This book grabbed me in much the same way as Capote's "In Cold Blood" or Mailer's "The Executioner's Song" did. The difference between those books of true crime & this one under discussion is that the writer Ann Rule was a pretty close confidante of Bundy going back to the early 1970's where they worked in a phone-in crisis clinic side-by-side. They also continued to exchange letters & phone calls almost right up to his execution. Therefore she has a penetrative insight into the man-made monster.
I would recommend this book to anyone who may be interested in the extremes of human behaviour & the way a personality can exist in a frighteningly true Jekyll & Hyde way. Bundy was full of contradictions which this book sheds some light on & Ann Rule produced a brilliant work of Art. The sad truth though is even now it isn't entirely clear what drove Bundy to do what he did (the extremes of depression was an idea put forward by one psychiatrist in the book). What is very clear however is that the description of his last victim, 12 year old Kimberley Leach, being discovered mangled beyond recognition in a condemned pigshed is too grotesquely miserable for the human mind to contemplate.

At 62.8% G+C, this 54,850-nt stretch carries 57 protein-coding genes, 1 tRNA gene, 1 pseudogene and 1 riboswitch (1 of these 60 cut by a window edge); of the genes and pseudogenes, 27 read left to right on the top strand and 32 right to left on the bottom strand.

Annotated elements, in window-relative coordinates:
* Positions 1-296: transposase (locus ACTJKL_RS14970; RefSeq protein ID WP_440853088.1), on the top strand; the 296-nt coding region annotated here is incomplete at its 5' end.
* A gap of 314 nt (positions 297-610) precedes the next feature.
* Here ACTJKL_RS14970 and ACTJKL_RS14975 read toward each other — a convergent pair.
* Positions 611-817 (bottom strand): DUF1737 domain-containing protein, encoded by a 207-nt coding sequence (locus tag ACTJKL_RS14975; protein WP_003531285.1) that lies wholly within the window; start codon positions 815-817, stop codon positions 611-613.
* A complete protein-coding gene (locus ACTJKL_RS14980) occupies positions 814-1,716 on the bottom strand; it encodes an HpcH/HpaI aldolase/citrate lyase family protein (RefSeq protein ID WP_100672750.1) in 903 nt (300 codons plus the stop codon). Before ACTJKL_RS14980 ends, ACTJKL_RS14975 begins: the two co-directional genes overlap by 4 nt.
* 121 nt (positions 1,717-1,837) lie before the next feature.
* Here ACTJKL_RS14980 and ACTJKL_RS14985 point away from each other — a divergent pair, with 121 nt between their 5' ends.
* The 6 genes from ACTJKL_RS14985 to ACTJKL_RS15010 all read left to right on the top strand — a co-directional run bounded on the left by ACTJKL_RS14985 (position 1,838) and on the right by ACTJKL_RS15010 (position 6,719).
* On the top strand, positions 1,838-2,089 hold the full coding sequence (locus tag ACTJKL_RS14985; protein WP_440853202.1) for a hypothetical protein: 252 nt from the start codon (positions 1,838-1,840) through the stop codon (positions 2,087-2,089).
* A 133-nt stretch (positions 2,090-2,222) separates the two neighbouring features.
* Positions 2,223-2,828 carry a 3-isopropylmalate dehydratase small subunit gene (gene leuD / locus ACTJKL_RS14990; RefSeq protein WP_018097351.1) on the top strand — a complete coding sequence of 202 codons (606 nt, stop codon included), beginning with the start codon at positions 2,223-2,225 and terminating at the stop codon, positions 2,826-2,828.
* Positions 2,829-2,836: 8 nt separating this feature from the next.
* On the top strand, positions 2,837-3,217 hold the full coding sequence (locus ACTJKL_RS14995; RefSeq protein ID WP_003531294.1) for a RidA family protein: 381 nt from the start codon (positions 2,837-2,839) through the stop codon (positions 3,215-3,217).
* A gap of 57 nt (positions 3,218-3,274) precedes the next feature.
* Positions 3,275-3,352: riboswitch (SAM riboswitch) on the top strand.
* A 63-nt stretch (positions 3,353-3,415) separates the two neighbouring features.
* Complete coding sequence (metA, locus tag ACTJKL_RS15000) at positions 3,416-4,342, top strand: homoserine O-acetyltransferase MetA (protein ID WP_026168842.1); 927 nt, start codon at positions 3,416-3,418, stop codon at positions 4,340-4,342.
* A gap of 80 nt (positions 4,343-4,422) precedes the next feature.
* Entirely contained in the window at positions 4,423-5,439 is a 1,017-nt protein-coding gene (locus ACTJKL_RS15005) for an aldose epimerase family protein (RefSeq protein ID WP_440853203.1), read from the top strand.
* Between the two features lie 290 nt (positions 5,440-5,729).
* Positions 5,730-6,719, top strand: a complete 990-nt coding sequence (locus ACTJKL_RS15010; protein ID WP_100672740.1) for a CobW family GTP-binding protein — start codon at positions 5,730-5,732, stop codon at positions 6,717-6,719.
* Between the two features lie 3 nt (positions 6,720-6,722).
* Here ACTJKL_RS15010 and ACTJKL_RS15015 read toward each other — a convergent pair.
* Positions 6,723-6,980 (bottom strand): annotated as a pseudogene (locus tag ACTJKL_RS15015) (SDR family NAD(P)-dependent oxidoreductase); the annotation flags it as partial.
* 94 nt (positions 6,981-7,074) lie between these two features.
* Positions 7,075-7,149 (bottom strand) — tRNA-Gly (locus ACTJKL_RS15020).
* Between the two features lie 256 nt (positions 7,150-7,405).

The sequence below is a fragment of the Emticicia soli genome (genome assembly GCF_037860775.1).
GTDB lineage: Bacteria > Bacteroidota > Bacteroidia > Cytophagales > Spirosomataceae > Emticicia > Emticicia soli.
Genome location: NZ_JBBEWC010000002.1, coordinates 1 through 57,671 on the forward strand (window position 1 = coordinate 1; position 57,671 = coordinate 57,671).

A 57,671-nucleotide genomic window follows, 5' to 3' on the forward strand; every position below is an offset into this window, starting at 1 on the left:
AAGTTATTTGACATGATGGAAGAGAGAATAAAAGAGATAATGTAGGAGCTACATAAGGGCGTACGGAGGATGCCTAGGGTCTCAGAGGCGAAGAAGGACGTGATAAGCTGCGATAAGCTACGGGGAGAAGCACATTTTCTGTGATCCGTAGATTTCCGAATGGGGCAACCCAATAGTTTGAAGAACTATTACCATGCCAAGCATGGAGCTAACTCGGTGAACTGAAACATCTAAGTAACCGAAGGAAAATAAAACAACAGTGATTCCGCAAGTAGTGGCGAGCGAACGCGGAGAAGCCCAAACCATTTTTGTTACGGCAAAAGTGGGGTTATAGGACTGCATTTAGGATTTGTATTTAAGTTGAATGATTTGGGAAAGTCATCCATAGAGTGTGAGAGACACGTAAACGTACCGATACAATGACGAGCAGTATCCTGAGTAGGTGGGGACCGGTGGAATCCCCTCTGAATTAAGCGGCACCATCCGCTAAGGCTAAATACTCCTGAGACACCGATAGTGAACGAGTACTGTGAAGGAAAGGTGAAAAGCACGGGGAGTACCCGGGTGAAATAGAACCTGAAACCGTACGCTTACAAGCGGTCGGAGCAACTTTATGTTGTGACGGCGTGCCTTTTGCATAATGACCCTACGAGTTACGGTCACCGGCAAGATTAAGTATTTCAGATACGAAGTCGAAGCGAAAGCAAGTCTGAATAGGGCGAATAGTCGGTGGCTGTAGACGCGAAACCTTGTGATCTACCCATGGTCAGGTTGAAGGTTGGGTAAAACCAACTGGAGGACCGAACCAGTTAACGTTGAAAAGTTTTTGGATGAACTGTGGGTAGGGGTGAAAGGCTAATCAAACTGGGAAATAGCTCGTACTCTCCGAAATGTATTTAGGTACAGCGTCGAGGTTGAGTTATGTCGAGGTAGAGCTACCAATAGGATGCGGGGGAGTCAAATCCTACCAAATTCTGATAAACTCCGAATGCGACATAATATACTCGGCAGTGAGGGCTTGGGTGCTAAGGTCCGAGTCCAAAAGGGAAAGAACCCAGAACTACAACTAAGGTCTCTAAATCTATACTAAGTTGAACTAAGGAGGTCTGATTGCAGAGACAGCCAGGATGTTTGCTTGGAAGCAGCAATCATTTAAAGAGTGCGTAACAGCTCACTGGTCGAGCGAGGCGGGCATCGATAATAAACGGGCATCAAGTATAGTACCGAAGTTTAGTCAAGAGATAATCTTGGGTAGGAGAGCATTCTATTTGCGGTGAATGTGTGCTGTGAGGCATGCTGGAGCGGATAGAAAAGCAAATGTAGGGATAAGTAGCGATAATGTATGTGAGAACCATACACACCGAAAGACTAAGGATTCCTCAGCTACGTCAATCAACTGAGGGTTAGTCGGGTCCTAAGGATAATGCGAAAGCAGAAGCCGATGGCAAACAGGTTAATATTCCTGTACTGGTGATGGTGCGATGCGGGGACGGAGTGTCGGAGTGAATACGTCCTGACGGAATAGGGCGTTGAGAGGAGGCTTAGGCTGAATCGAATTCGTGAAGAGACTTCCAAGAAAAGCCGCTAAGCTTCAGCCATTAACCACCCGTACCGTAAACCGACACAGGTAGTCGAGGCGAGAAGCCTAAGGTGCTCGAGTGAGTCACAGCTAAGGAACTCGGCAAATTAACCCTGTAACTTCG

The biggest compliment I can give to this book is that when I finished the last page I cried my eyes out.
5.0 out of 5 stars The writer and the vampire,
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It is a quite remarkable coincidence, I think, that a crime writer should personally know a serial killer before they know that the person in question is indeed a slayer of multiple people. Many crime writers and detectives may come to know a serial killer once he has been apprehended, but Ann Rule considered Bundy a pretty good friend some time before he was first arrested in 1975. So I can't really agree with a number of other reviewers who upbraid Rule for apparently seeking to capitalize commercially on what they say was only a tenuous friendship or for maintaining contact with Bundy once the real horror became apparent. Rule clearly did know him fairly well and subsequently struggled to understand how the sexual deviant that Bundy was revealed to be fitted with the charming and personable young man she had worked with in 1972-3.